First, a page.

Another account of Hellebore being used as a medicine was with Melampus of Pylos. His story being in the middle of myth and reality, as to the accounts being given of him. But the story goes that he used the Hellebore plant to heal the daughters of King of Argos from insanity. The princesses were said to be running around the kingdom shouting and naked prior.

Melampus was also said to have healed a man with prostate problems. The man as a child witnessed his father cut open an animal, and from then on had bad connections with blood. The story tells how the father, upon seeing the fright on his child’s face, decided to instead struck the knife to a tree to hide it from the child. Story goes that a nymph was hit and punished the child with prostate problems . It was Melampus with his power to talk to animals that he gained information of a cure. Eventually, the man was healed and was able to have a child of his own.

Hellebore Flower Positive Symbolism

In modern times, it has become a symbol of peacefulness, quietude, and calmness. It also symbolizes purity. It can be placed in a bouquet of flowers, and it will just compliment all the other flowers around it. In its quietness and calmness, it exudes beauty and purity, without drawing competition for attention.

Hellebore Flower Negative Symbolism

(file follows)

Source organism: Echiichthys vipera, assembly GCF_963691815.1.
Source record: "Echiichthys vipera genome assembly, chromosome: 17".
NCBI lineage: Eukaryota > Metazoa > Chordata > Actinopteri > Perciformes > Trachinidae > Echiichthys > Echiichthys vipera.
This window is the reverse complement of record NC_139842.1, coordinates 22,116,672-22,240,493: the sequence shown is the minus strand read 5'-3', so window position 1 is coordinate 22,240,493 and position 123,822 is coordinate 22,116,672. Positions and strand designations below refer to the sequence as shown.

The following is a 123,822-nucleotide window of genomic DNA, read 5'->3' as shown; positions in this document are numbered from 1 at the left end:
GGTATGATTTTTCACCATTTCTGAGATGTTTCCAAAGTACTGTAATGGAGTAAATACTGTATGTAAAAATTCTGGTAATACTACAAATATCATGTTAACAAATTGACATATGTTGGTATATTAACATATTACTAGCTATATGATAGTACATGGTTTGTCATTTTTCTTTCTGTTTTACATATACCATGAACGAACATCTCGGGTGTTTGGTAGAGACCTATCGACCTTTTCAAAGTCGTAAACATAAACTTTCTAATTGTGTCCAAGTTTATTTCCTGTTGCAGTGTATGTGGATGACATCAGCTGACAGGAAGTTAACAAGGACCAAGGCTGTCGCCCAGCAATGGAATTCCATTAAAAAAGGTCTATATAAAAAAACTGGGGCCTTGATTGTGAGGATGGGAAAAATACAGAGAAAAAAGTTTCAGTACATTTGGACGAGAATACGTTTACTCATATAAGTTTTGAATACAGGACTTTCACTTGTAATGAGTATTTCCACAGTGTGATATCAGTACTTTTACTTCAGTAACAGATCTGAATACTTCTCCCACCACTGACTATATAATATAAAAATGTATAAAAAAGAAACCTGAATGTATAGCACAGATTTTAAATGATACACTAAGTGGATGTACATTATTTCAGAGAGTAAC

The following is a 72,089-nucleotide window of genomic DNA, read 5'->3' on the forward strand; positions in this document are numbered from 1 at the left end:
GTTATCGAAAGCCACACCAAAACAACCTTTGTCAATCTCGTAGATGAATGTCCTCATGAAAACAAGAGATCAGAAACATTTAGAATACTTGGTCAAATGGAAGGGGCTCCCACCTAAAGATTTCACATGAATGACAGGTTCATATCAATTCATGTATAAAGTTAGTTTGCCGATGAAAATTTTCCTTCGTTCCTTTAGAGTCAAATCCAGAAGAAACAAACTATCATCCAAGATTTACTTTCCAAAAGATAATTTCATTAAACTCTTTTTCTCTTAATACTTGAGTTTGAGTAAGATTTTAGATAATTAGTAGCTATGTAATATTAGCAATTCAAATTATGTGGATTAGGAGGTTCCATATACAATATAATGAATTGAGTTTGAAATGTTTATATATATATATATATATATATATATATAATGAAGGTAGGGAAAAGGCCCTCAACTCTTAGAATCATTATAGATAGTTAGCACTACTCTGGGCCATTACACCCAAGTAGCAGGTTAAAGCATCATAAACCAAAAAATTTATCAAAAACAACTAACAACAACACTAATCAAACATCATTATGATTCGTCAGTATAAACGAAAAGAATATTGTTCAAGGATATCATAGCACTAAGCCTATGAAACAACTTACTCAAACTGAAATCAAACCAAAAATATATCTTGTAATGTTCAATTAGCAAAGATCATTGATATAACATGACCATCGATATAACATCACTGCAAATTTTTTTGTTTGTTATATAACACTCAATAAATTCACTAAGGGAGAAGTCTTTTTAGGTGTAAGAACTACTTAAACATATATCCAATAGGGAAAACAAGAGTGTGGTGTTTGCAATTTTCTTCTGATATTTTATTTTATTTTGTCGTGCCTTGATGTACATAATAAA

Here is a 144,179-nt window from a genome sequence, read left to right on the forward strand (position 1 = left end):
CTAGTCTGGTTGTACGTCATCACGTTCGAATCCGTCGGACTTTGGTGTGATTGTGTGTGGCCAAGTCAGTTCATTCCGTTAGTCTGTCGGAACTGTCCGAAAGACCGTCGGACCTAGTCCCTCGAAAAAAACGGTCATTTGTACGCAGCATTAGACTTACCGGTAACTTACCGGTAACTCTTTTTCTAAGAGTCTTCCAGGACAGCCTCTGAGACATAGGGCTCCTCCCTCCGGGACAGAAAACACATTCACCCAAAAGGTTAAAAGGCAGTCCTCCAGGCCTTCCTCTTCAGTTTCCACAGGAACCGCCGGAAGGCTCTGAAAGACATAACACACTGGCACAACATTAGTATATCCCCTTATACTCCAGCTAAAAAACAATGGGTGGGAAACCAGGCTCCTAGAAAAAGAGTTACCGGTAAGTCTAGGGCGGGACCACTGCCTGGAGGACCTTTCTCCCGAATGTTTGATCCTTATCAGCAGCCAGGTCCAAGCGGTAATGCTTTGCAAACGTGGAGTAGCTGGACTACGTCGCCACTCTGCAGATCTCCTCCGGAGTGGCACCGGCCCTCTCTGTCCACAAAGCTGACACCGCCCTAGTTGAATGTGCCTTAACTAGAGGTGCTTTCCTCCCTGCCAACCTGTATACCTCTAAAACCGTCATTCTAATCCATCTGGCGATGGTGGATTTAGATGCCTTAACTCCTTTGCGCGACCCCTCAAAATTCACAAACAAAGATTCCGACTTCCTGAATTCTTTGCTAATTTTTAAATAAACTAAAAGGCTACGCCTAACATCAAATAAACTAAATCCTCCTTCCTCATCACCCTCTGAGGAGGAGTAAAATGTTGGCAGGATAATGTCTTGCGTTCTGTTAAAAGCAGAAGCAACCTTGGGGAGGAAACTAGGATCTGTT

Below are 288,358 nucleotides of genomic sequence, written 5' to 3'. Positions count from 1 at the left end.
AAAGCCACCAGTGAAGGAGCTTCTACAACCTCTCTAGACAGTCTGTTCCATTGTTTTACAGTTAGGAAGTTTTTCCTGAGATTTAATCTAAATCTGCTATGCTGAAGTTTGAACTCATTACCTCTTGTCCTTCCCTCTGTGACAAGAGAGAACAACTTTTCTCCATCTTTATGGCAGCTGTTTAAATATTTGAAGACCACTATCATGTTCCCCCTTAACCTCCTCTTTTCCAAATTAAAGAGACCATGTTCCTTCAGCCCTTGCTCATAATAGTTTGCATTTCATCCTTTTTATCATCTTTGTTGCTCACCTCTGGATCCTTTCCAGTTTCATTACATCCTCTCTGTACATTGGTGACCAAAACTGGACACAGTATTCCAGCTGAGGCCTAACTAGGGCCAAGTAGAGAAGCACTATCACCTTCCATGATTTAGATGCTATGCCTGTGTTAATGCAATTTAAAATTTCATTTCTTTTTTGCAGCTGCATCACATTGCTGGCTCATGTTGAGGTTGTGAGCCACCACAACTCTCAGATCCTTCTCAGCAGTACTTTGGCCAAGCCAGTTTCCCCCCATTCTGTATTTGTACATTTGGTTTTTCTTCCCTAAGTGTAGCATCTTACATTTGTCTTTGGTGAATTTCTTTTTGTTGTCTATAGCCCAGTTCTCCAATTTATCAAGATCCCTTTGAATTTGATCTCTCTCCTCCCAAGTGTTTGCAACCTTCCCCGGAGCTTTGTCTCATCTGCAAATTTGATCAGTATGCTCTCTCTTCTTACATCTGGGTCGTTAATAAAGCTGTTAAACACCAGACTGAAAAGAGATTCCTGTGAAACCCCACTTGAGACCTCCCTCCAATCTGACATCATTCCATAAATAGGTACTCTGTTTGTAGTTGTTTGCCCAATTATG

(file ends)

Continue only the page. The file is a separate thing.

In the Victorian era, Hellebore symbolized delirium, as based from the “Language of Flowers”. Considered poisonous, it also suggests negative symbolisms such as representing impropriety, anxiety, and stress.

Hellebore Flower Cultural Symbolism

Known as the Christmas Rose, this originated from a story when a little girl came to visit the newborn baby Jesus in the manger. The little girl cried because she had nothing to offer the child Jesus. It was said that from her tears that fell on snow, bloomed the Hellebore. It has then been associated with Christmas, and more so, since Hellebores bloom in the Christmas season.

Hellebore Flower Zodiac Sign

Determination which is a characteristic of Capricorns fits perfectly with the Hellebores characteristic as well. It blooms in winter while there’s still snow, showing perseverance and determination, much like its zodiac counterpart.

Hellebore Flower in Dreams

As the flower connotes a negative characteristic, dreaming of it as well has a negative meaning. It means of danger looming in your life. It can also mean deceit from someone close to you.

Hellebore Flower Omens and Superstitions

The plant is something ever present in people practicing necromancy and apothecaries. Especially of those with European ancestry that believe in its magical properties, as evident in their folklore.

Even in modern day witchcraft, it is highly in demand for potion making, and used as well in ointments. It is a main ingredient in the mythical “flying ointment” used by ancient witches.

Hellebore is also known to be used in driving out bad spirits and elements to cleanse properties.

Hellebore Flower Mythology and Folklore

Hellebore is referenced to “food of Helle”, Helle being the Goddess of Hellespont, in Greek mythology, for which the name Hellespont was derived.